Barring action by the U.S. Supreme Court, same-sex marriages will begin in Alabama next week.
The 11th Circuit Court of Appeals denied a request by Alabama Attorney General Luther Strange to extend the stay of a lower court’s ruling striking down the state’s ban on same-sex marriage. The three-judge panel gave no explanation for their denial of a stay.
U.S. District Court Judge Callie V. S. Granade ruled last month in two separate cases that Alabama law prohibiting same-sex marriage violates the Due Process Clause and Equal Protection Clause of the Fourteenth Amendment to the U.S. Constitution. Granade stayed her decisions for 14-days to allow the state to appeal. The stay is scheduled to expire on February 9.
Granade’s rulings have garnered national attention as Alabama Chief Justice Roy Moore has urged state officials to disregard the federal court and uphold the state’s marriage ban. Moore is facing an ethics complaint for his statements.
Alabama will ask the Supreme Court to extend the stay, Strange confirmed. “I am disappointed in the 11th U.S. Circuit Court’s decision not to stay the federal district court’s ruling. The confusion that has been created by the District Court’s ruling could linger for months until the U.S. Supreme Court resolves this issue once and for all,” Strange said in a statement. “My office vigorously defended the constitutionality of Alabama’s marriage laws in the Searcy and Strawser cases, and we have appealed the court’s orders in those cases. Today, we filed a motion with the U.S. Supreme Court to stay the federal court’s decision until the Supreme Court finally rules on the issue in June.”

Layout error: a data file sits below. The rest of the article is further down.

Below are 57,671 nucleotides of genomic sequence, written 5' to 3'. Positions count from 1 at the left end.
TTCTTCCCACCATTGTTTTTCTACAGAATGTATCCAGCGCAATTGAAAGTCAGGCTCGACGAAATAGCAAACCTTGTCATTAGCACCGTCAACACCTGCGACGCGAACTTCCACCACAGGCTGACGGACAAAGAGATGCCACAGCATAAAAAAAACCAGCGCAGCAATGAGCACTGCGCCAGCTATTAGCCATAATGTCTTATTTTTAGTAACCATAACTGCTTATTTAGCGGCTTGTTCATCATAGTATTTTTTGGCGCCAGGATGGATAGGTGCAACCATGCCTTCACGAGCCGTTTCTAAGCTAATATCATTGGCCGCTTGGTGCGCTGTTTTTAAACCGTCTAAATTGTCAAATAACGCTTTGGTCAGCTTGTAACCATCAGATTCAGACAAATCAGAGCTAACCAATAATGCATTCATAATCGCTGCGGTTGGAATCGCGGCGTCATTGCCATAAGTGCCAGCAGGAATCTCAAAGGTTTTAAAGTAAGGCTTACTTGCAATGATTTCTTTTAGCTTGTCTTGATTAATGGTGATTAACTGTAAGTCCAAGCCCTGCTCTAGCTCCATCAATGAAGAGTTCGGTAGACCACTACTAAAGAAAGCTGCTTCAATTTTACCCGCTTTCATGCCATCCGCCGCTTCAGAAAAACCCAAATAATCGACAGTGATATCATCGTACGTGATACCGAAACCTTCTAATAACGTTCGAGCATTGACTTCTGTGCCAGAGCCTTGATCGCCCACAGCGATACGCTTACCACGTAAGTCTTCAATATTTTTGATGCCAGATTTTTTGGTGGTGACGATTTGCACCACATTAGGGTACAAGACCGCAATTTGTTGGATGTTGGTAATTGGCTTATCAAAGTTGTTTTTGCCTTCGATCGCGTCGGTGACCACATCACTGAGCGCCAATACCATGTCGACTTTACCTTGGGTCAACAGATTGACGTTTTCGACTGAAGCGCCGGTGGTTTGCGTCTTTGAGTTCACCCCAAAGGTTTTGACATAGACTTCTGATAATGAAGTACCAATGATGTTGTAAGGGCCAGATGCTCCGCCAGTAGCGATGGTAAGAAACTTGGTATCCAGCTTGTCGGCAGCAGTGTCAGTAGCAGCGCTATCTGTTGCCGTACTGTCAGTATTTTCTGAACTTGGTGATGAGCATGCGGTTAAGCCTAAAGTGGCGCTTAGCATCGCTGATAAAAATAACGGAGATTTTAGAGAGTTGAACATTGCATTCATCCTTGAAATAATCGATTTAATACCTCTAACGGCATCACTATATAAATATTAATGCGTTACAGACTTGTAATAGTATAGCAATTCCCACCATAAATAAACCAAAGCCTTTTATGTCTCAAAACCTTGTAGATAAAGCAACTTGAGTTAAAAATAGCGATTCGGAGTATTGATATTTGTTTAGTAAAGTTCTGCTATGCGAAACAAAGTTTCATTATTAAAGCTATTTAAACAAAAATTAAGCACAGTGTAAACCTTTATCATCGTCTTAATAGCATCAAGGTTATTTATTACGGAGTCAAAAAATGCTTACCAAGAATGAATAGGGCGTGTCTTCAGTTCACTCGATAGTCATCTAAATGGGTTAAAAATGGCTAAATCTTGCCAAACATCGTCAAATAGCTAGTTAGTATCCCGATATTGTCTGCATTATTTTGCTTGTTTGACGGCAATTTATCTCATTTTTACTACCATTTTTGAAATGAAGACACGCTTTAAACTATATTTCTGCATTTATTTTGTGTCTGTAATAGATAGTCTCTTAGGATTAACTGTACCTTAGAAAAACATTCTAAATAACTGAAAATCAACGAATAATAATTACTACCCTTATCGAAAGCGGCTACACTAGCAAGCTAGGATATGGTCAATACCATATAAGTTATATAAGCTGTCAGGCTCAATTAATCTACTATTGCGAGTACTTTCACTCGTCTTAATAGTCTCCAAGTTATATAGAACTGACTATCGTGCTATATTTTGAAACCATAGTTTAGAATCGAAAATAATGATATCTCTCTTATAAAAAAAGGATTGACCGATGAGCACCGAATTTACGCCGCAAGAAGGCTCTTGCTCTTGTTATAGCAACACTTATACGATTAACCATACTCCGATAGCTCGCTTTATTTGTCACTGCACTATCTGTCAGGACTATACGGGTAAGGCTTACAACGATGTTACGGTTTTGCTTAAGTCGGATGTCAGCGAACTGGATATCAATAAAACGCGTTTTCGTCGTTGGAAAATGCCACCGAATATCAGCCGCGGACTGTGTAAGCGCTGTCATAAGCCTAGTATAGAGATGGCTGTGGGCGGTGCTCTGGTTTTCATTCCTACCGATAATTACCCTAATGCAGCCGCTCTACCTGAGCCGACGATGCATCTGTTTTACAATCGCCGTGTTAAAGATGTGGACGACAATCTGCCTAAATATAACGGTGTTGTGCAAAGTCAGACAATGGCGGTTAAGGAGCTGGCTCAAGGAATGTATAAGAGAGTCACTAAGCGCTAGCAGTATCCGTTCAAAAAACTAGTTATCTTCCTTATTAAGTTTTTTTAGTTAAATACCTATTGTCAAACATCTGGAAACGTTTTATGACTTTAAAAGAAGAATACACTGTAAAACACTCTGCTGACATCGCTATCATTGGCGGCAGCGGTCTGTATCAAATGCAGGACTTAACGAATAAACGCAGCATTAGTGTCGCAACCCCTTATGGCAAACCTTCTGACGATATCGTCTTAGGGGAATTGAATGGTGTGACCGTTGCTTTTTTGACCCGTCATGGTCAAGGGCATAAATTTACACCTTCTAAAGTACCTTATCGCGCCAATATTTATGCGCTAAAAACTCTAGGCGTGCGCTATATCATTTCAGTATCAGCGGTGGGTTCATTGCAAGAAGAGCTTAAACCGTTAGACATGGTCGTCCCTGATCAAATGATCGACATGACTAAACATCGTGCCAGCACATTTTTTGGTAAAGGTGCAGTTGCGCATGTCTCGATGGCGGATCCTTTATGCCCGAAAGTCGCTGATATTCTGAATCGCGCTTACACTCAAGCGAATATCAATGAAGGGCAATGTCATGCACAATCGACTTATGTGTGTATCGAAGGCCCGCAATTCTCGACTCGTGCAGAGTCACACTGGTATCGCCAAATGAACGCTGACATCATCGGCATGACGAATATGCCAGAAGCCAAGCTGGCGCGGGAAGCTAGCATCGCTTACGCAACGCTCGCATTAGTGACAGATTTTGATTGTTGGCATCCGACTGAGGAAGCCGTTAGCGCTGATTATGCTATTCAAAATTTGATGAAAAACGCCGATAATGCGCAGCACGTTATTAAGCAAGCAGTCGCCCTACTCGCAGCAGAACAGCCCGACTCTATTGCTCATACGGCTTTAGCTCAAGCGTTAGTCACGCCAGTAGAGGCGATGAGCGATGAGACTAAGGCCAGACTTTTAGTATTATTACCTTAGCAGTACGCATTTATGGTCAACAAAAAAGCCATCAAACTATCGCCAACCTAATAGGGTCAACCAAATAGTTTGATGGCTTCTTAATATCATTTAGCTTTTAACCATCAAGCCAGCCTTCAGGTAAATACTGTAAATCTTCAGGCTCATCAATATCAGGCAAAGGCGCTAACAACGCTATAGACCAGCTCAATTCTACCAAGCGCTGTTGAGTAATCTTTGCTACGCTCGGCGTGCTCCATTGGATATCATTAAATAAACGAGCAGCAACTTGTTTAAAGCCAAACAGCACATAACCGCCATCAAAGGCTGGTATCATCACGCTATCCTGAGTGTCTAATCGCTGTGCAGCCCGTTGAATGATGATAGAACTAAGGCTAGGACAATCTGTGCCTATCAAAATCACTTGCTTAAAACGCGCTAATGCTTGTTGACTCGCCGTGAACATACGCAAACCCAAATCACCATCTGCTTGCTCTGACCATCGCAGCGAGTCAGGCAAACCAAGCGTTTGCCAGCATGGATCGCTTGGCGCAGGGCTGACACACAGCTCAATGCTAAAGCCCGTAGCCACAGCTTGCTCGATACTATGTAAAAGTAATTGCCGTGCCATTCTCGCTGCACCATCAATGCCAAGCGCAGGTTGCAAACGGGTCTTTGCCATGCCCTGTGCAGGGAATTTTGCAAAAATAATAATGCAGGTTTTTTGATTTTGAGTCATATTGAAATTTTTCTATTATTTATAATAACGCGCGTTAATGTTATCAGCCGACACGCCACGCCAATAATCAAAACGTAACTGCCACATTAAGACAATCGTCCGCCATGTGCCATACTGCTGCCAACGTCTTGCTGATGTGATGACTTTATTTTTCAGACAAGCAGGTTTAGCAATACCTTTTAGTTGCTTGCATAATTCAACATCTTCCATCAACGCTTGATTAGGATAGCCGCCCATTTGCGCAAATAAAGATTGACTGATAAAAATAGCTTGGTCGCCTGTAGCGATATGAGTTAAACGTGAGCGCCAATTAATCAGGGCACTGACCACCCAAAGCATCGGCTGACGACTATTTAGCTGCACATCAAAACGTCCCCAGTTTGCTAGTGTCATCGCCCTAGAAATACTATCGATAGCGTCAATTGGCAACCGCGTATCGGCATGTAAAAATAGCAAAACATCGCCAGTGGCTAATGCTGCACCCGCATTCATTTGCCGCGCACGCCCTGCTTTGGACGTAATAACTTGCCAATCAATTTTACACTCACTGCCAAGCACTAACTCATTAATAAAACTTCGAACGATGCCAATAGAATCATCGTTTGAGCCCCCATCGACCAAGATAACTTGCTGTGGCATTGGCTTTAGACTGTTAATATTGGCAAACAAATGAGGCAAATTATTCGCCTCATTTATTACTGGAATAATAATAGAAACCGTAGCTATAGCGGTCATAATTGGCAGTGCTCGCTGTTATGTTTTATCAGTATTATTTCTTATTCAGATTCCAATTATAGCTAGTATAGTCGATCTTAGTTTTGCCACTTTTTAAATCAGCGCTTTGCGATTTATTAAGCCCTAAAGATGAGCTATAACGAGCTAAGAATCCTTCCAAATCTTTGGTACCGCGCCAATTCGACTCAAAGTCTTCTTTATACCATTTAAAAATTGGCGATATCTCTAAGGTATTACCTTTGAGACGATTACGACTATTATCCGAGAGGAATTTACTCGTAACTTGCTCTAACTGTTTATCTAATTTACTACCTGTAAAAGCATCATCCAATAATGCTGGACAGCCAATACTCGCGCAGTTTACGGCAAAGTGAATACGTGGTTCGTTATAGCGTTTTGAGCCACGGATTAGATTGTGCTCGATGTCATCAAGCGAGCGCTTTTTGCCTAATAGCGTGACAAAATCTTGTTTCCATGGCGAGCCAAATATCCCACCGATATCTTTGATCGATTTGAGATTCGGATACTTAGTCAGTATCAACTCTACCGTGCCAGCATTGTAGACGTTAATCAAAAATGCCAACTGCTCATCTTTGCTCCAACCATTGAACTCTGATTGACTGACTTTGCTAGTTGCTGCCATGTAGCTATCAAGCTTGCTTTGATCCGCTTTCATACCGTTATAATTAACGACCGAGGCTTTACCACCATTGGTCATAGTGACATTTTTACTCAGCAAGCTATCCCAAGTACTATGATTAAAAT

However, previous cases indicate the nation’s highest court may not grant an extension of the stay. In December, the 11th Circuit also denied a request to extend the stay on the implementation date of a lower court ruling striking down Florida’s same-sex marriage ban. Florida Attorney General Pam Bondi asked Supreme Court Justice Clarence Thomas, who oversees the 11th Circuit, to extend the stay. Thomas referred the issue to the full court, which denied the stay and allowed same-sex marriages to proceed. The denial noted that Thomas and Justice Antonin Scalia would have granted the stay.
Thomas and Scalia have dissented in a number of stay requests that have been denied by their colleagues. But unlike those cases, which have pertained to states in the circuits impacted by the Supreme Court’s decision not to hear the handful of marriage-equality cases in October, Florida is in the 11th Circuit, which has not yet addressed the issue of same-sex marriage. While a year ago the high court was quick to stay marriages in Utah as the case was appealed, the justices appear increasingly comfortable with allowing same-sex marriages to proceed before they themselves have considered the issue. Later this year the justices will rule on whether the Constitution prohibits states from banning same-sex marriage.
Editor’s Note: This story has been updated to include a statement from Luther Strange.